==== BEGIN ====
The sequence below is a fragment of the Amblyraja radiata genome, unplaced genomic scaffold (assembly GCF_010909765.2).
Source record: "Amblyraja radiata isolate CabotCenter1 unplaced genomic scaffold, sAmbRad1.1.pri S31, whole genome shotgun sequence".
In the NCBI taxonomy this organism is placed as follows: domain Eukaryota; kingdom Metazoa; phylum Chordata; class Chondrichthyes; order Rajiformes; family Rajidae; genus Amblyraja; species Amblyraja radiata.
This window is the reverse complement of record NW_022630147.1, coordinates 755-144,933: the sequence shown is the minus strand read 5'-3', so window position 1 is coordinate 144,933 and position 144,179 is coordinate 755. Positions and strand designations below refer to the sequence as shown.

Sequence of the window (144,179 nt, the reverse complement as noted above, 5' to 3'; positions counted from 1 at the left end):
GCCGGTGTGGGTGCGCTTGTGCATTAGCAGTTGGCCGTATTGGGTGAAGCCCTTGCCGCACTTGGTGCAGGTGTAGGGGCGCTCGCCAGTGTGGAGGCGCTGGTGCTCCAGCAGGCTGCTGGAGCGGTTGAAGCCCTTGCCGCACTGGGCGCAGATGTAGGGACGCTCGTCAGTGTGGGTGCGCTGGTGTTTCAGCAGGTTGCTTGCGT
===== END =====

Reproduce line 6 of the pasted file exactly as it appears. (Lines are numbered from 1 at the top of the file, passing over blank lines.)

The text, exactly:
GCCGGTGTGGGTGCGCTTGTGCATTAGCAGTTGGCCGTATTGGGTGAAGCCCTTGCCGCACTTGGTGCAGGTGTAGGGGCGCTCGCCAGTGTGGAGGCGCTGGTGCTCCAGCAGGCTGCTGGAGCGGTTGAAGCCCTTGCCGCACTGGGCGCAGATGTAGGGACGCTCGTCAGTGTGGGTGCGCTGGTGTTTCAGCAGGTTGCTTGCGT